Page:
How has TV changed society?

Is TV watching antisocial?

Some believe that binge watching is an antisocial act in today’s society, which doesn’t seem too farfetched. Binging is often an independent act, taking time away from the time that you could be spending with other people. After conducting interviews for my audio documentary, I gained some people’s opinions about binge watching. One reply said that they never binge watch with other people, because either they watch ahead or someone else does, and they wouldn’t even share this with their boyfriend. 

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Making a Documentary

I am currently in the process of creating an audio documentary about how the internet has affected tv viewing in the last 50 years. While I have previously made a video Meta Documentary, I haven’t made an audio documentary before. To start off the process of making my documentary, there were several things I needed to consider.

Initial ideas

The brief I was given was to create an audio documentary celebrating the 50th anniversary of the birth of the internet. Because this was a very wide brief, I started by creating a mind map of my initial ideas, and from this I decided to create my documentary about online streaming.
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“Cutting the Cord” on traditional TV

The concept of ‘cutting the cord’ is cancelling and removing any paid cable TV services, such as Virgin, Sky, BT, etc. In 2008, 0.9 million US families relied solely on the internet for their tv viewing, but in 2017, 22.2 million families now relied on the internet, a 33.2% increase from previous year (Fry 2017, p.11). Some viewers see online paid subscription services, such as Netflix, Crunchyroll, Amazon Prime, Hayu and Hulu, as a more worthwhile payment than cable services for several reasons.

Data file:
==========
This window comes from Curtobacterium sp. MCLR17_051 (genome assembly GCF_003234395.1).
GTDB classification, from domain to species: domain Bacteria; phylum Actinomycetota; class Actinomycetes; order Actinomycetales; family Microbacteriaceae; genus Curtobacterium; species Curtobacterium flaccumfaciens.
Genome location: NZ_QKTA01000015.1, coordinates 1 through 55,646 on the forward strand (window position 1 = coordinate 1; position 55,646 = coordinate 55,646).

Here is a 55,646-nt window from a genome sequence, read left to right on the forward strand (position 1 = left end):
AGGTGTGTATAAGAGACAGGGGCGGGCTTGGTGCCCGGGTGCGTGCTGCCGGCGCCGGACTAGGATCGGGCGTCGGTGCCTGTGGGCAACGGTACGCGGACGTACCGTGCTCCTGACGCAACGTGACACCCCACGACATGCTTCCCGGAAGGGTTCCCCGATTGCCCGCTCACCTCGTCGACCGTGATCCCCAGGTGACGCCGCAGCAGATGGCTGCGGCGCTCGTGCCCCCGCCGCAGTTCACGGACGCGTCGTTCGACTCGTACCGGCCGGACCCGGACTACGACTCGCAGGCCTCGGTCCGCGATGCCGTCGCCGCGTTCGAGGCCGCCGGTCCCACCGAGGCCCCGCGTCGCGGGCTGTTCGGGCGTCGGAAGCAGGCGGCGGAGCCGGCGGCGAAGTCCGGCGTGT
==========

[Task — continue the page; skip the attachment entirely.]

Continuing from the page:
Device viewing has increased drastically in the last few years, people are now watching television shows on-the-go, or simply in their own homes while either in a room that doesn’t have a traditional TV set or while multitasking. There has been an uptake in apps on mobiles and tablets encouraging on-the-go viewing, such as Netflix’s download feature. Even the popular free video uploading service Youtube is introducing a Premium service where users can view without adverts and download videos for offline viewing.
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Photography – Wearable Electronics Workshop at NTU

On September 15 2017, I was the photographer for a fashion workshop about wearable electronics at Nottingham Trent University, run by Angharad Maclaran for her researchers; some staff were present, as well as PhD students (Advanced Textiles students and Engineering students). You can view my photos from this event here.

At the beginning of the workshop, everyone was introduced, as well as the subject matter. The ‘electric’ bra photographed below was bought on Amazon to conduct the teardown as part of the department’s research into wearable electronics.

Product Teardowns 

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Introduction

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My name is Emily Cole and I’m from Lichfield in Staffordshire. I am currently studying Media Culture & Production at Southampton Solent University. I previously studied Media, Photography, History and Psychology A Levels in sixth form at The Friary School.

My main interests are television and photography, and I have previously done freelance photography work for Nottingham Trent University, as well as having had some work published in local magazines and newspapers. However, I didn’t just want to focus on a degree exclusively in this field as I wanted to explore a wider range of media production as well as the cultural impact.